GREEN BAY — Speaking out for the first time since his name came up in a government welfare scandal in his home state of Mississippi, an angry Brett Favre pushed back on allegations he was paid $1.1 million for speeches he never gave — and made it clear he believes he performed the work he was asked to do, even though he’s now paying back the money he was paid.
Speaking in an interview on ESPN Wisconsin on Friday, Favre said Mississippi state auditor Shad White inaccurately depicted the work he did on behalf of a nonprofit — work he was paid for with funds earmarked for the Temporary Assistance for Needy Families program, or TANF, in 2017 and ‘18.
Favre had posted a message on social media earlier this week vowing to pay back the full amount but had not spoken publicly before Friday.
“It’s just ridiculous,” said Favre, who has already paid back $500,000 and has made arrangements with the state to pay back the remaining $600,000 in installments. “I in no way did anything wrong and wouldn’t do anything wrong or would take any money (this way).
“I’ve never no-showed anyone as far as speaking engagements or commercials or anything of that nature. That’s ridiculous. And what I would have liked for the tax auditor to do — I don’t know him — would have been for him to contact us and talk about it and express what he had (in terms of) the documents from his investigation. ‘This is what we have.’ Rather than broadcast it everywhere.
“For him to say I took $1.1 million and didn’t show up for speaking engagements is absolutely, 100 percent not true. But yes, we are paying it back.”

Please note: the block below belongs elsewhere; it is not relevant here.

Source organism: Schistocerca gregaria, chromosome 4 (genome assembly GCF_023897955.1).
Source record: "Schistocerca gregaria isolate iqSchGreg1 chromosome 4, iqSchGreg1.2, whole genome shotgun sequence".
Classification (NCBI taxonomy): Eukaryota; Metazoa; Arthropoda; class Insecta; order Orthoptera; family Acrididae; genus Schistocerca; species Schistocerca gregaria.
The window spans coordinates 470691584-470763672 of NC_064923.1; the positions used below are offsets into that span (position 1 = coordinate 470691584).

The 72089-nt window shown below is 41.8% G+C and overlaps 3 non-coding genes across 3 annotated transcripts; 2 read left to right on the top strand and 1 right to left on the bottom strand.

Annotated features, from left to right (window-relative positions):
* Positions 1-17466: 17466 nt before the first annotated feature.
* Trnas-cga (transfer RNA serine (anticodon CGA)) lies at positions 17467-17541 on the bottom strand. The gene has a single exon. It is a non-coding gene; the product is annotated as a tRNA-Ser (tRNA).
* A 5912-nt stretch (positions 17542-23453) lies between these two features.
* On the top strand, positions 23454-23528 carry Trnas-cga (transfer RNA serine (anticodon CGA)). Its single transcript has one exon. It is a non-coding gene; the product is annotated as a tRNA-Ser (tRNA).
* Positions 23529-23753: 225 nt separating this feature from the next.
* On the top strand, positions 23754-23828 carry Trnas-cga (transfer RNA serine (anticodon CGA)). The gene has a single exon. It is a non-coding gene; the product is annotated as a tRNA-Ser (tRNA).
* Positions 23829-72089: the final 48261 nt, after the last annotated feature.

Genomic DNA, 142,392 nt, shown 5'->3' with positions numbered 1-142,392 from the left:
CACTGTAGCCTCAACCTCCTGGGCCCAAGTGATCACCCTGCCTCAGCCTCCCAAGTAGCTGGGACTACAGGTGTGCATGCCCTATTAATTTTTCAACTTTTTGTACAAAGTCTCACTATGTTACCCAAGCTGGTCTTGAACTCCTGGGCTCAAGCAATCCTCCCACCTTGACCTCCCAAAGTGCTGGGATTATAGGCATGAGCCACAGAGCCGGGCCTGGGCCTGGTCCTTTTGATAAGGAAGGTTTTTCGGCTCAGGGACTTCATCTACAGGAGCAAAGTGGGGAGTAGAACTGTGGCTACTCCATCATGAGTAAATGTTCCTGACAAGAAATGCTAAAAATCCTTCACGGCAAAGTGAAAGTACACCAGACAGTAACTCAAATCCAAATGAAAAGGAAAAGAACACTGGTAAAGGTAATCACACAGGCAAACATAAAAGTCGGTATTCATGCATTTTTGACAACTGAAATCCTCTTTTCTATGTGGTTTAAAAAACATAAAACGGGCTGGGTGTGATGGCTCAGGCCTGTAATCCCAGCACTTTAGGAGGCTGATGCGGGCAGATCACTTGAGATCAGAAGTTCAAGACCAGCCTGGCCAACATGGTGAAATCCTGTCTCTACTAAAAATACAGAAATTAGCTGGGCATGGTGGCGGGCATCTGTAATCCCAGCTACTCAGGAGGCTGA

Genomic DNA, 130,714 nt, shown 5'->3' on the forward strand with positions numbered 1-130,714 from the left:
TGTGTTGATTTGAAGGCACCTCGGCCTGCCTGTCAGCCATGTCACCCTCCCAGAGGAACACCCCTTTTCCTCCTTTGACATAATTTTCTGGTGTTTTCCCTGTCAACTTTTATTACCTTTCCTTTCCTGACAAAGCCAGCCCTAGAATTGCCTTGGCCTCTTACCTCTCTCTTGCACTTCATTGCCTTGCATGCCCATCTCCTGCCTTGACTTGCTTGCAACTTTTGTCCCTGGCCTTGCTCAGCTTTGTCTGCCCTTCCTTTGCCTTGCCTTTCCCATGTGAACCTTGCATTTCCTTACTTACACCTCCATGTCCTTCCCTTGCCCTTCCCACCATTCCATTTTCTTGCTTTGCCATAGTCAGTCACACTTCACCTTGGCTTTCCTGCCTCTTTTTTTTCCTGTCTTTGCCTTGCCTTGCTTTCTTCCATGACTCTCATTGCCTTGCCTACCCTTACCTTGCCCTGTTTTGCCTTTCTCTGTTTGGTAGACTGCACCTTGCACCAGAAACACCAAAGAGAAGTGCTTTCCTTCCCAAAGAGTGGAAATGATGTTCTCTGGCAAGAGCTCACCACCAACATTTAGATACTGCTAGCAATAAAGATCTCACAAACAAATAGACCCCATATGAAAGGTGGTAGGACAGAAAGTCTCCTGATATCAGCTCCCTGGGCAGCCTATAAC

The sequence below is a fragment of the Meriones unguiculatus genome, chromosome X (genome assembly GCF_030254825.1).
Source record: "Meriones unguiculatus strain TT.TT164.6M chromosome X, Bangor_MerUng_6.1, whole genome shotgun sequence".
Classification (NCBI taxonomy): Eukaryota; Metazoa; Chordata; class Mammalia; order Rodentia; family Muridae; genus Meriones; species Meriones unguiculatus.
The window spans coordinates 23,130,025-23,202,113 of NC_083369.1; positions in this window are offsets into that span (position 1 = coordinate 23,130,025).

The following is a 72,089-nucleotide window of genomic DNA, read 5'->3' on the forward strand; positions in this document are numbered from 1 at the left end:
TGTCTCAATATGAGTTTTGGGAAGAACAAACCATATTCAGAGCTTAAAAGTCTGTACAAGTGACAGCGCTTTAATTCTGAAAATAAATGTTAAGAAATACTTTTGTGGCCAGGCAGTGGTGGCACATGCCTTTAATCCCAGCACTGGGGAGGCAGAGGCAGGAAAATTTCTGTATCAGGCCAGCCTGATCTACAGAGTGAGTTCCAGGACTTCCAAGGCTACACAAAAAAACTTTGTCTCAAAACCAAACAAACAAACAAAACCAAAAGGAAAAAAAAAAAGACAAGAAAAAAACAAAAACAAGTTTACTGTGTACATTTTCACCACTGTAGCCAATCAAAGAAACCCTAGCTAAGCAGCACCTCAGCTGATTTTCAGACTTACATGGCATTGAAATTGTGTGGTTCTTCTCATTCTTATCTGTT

According to the Mississippi Clarion Ledger, the money Favre received from TANF came through the Department of Human Services and a nonprofit, the Mississippi Community Education Center, or MCEC. The audit said the nonprofit paid Favre’s company, Favre Enterprises, $1.1 million for appearances, promotions, autographs and speaking engagements that he didn’t attend.
“I want to applaud Mr. Favre for his good faith effort to make this right and make the taxpayers and TANF families whole,” White said in a statement. “To date, we have seen no records indicating Mr. Favre knew that TANF was the program that served as the source of the money he was paid.”
Favre said the fees were for advertising work, public-service announcements and one public appearance and that he never accepted payment for services he did not perform. He learned of the scandal from his longtime agent, James “Bus” Cook, who contacted him after news broke earlier this week.
“I read the little excerpt (of the auditor’s report) and I was like, ‘You have got to be kidding me.’ By that time, the media had caught onto it and everyone had formed an opinion,” Favre said. “But that day (and) the next day, we were in discussions with the state auditor and other high-ranking officials.
“It has nothing to do with speaking engagements — nothing. The tax auditor was wrong in his words. I do not know where he got that. I did ads — radio PSAs, radio commercials, one appearance — and these ads ran for three years, just in the state (of Mississippi). It was a state-only deal. And I never no-showed anybody. I don’t know where that came from.”
Favre reiterated he didn’t know where the payments came from and that he never knowingly took money that was supposed to be given to Mississippi’s neediest residents.
“I don’t think the investigation is over. I — unknowingly — am caught, not so much in the middle, because there’s a lot more to this investigation that has nothing to do with me,” Favre said. “When you are paid by your employer, do you ask them where the money comes from? That’s the same thing for me. I don’t ask Copper Fit or Wrangler or Nike or any other product that I’ve endorsed, I don’t ask them where the money comes from. That’s ridiculous. And I’ve already paid a portion of it back.
“That’s not me. I mean, I would certainly never do anything like that. And I know the people who know me know that that’s the absolute truth. That being said, we’re going to pay it back.”
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